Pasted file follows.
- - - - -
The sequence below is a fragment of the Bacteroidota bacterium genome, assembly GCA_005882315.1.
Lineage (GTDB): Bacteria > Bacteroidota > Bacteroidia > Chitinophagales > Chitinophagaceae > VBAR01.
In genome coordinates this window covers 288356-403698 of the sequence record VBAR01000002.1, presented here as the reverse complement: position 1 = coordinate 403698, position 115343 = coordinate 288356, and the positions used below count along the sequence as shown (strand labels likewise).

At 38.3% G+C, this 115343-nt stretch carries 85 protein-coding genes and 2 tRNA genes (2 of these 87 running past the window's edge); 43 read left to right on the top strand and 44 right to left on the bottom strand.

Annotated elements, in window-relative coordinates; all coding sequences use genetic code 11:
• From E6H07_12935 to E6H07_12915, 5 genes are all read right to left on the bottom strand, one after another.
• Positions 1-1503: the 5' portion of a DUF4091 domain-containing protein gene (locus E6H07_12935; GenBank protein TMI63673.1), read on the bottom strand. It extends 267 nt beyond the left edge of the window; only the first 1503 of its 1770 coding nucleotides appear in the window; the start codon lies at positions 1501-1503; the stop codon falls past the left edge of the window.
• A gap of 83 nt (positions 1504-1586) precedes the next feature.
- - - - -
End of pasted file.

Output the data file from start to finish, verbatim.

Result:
The sequence below is a fragment of the Bacteroidota bacterium genome, assembly GCA_005882315.1.
Lineage (GTDB): Bacteria > Bacteroidota > Bacteroidia > Chitinophagales > Chitinophagaceae > VBAR01.
In genome coordinates this window covers 288356-403698 of the sequence record VBAR01000002.1, presented here as the reverse complement: position 1 = coordinate 403698, position 115343 = coordinate 288356, and the positions used below count along the sequence as shown (strand labels likewise).

At 38.3% G+C, this 115343-nt stretch carries 85 protein-coding genes and 2 tRNA genes (2 of these 87 running past the window's edge); 43 read left to right on the top strand and 44 right to left on the bottom strand.

Annotated elements, in window-relative coordinates; all coding sequences use genetic code 11:
• From E6H07_12935 to E6H07_12915, 5 genes are all read right to left on the bottom strand, one after another.
• Positions 1-1503: the 5' portion of a DUF4091 domain-containing protein gene (locus E6H07_12935; GenBank protein TMI63673.1), read on the bottom strand. It extends 267 nt beyond the left edge of the window; only the first 1503 of its 1770 coding nucleotides appear in the window; the start codon lies at positions 1501-1503; the stop codon falls past the left edge of the window.
• A gap of 83 nt (positions 1504-1586) precedes the next feature.